(CNN)Italian media reports questioning the resume and academic records of Giuseppe Conte, a law professor and political novice tipped to be Italy’s next prime minister, have reached fever pitch — but the parties backing him are pressing ahead with their choice.
President Sergio Mattarella called Conte to the Quirinal Palace in Rome on Wednesday after his name emerged as a possible candidate for the PM’s office following talks between the leader of the populist Five Star Movement, Luigi Di Maio, and the leader of the far-right League, Matteo Salvini, according to the the president’s website.
But in the past few days, a series of media reports have raised questions as to whether Conte had embellished his resume, which is publicly available on the Chamber of Deputies website and is dated September 2013.
In one section, Conte says from 2008 to 2012 he “perfected and updated his studies” at New York University (NYU).
An NYU spokeswoman, Michelle Tsai, said in a statement to CNN that the university records “do not reflect Giuseppe Conte having been at the University as a student or having an appointment as a faculty member.”
However, the university added that “while Mr Conte had no official status at NYU, he was granted permission to conduct research in the NYU Law library between 2008 and 2014, and he invited an NYU law professor to serve on the board of an Italian law journal.”
Conte also stated that in 2001 he conducted “scientific research” at Cambridge University Girton College. In response to a CNN inquiry, the university said that it was unable to disclose personal data without the consent of the individual involved.
In his resume, Conte claimed he taught at the University of Malta in the summer of 1997 for the “international course of study entitled: European Contract and Banking Law.”
But the University of Malta confirmed to CNN that “it has no record of Giuseppe Conte ever forming part of the resident academic staff.”
“However this does not exclude that he may have been involved in lecturing duties during short courses organized in the summer of 1997 by the now defunct Foundation for International Studies (FIS) which was a separate entity that worked in close collaboration with the University of Malta,” a spokesman for the university said, adding that some academics from the Faculty of Laws “seem to remember him being one of the lecturers during this short course.”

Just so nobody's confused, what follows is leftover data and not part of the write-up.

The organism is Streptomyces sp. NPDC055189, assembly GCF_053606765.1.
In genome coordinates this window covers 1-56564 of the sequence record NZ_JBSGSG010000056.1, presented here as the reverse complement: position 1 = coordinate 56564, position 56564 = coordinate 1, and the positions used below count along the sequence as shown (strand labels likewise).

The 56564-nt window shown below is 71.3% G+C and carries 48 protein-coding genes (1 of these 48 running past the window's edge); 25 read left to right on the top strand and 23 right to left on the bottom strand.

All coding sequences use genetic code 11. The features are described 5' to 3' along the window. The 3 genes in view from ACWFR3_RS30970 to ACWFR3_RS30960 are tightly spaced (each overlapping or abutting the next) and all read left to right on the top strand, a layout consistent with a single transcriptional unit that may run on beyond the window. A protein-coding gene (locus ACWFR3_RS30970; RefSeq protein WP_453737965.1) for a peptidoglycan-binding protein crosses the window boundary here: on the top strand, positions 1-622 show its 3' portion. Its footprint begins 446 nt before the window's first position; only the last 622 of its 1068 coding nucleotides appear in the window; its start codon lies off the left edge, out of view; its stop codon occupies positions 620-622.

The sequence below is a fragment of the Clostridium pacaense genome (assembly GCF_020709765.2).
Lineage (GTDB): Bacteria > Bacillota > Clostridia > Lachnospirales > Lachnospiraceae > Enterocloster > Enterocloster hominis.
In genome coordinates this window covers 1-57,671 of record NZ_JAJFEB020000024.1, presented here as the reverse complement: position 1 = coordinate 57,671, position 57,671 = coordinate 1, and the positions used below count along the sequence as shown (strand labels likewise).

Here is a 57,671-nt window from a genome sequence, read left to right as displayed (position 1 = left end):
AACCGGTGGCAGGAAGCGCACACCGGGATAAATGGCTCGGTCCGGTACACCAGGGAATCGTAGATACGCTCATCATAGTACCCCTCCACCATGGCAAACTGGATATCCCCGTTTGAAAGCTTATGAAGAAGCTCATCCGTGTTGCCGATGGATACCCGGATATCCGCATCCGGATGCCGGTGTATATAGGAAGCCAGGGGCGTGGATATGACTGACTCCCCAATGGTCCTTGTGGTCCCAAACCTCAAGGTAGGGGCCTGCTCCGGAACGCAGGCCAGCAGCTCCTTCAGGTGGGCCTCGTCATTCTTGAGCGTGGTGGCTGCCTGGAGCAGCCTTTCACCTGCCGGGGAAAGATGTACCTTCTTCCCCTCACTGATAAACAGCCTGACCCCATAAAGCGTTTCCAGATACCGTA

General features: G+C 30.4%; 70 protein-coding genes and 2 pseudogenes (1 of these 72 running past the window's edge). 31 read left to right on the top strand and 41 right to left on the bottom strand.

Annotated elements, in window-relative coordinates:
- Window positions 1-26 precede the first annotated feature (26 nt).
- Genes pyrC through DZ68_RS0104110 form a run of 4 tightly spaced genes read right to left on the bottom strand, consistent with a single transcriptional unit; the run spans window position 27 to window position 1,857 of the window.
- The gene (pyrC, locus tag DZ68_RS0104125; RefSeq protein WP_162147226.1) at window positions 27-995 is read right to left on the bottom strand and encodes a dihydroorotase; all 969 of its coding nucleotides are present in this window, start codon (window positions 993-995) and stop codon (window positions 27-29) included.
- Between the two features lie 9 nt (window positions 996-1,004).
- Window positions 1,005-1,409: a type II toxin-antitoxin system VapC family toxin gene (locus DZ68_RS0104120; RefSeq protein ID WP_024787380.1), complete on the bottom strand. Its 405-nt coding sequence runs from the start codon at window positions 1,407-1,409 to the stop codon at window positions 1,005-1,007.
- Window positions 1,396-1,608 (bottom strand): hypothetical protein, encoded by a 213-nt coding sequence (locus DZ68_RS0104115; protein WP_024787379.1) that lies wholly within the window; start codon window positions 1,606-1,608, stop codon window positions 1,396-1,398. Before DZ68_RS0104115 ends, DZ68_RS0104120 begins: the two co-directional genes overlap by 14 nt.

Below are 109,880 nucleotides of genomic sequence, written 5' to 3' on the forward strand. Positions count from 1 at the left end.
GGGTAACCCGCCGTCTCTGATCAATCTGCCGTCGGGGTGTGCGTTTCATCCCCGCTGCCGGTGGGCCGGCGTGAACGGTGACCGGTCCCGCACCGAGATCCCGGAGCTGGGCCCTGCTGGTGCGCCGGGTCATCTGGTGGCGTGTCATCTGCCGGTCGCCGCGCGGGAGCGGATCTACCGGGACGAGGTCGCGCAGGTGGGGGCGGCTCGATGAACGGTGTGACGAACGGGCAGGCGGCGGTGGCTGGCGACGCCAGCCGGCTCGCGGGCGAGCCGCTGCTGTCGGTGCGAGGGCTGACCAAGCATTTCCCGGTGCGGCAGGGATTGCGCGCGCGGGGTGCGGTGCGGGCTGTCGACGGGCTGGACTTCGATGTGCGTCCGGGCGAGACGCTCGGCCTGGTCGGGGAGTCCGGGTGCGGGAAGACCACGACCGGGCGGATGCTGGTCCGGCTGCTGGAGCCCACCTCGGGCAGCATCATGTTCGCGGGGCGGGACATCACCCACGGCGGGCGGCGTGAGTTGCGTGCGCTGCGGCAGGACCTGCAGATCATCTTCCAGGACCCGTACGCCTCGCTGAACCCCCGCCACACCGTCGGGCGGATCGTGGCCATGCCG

Conte also said he studied for three months in 1993 at the Internationales Kulturinstitut, a language school in Vienna, Austria.
Its director, Ann Safranek told CNN, that due to data protection policy, “we have decided not to provide any more precise information about our clients.”
Conte citeed the Sorbonne in Paris as a place where he conducted “scientific research” in 2000.
A spokesman for the university said in a statement to CNN: “After internal inqueries at the Sorbonne School of Law, the Sorbonne Doctorate School of Law (École doctorale de droit de la Sorbonne ie for post-graduates and doctors) and the Direction of International Relations, the University Paris 1 Panthéon-Sorbonne cannot confirm that Mr Conte has ‘studied’ at our university that summer.”
“Nevertheless, he could have come to visit some colleagues in a laboratory without informing our services,” he added.
Conte also said he conducted studies at Yale University and Duquesne University in the US for three months in the fall of 1992 “to further his study of the North American contract law.”
Yale said it would perform a “thorough check of the records” and would not comment further until the checks were complete.
Duquesne University confirmed Conte was at the university in the early 1990s “as part of an affiliation with the Villa Nazareth program, a cultural institution in Rome founded by Domenico Cardinal Tardini, that fostered international student exchanges.”
The program “enabled students from Rome to attend graduate programs at Duquesne University and undergraduates from Duquesne to attend classes at Villa Nazareth.”
Duquesne said Conte “was not enrolled as a student” but was engaged in legal research and in advancing the work of “our affiliation with Villa Nazareth, working on legal issues related to a charitable trust that funded the program, and helping select the program’s participants.”
Efforts to reach Comte for comment were unsuccessful.
The Five Star movement rejected accusations that Conte embellished his resume.
“There’s no reference [in his CV] to masters or other university titles, but the simple and accurate description of his work as a scholar and university professor,” the movement said in a post on its official blog.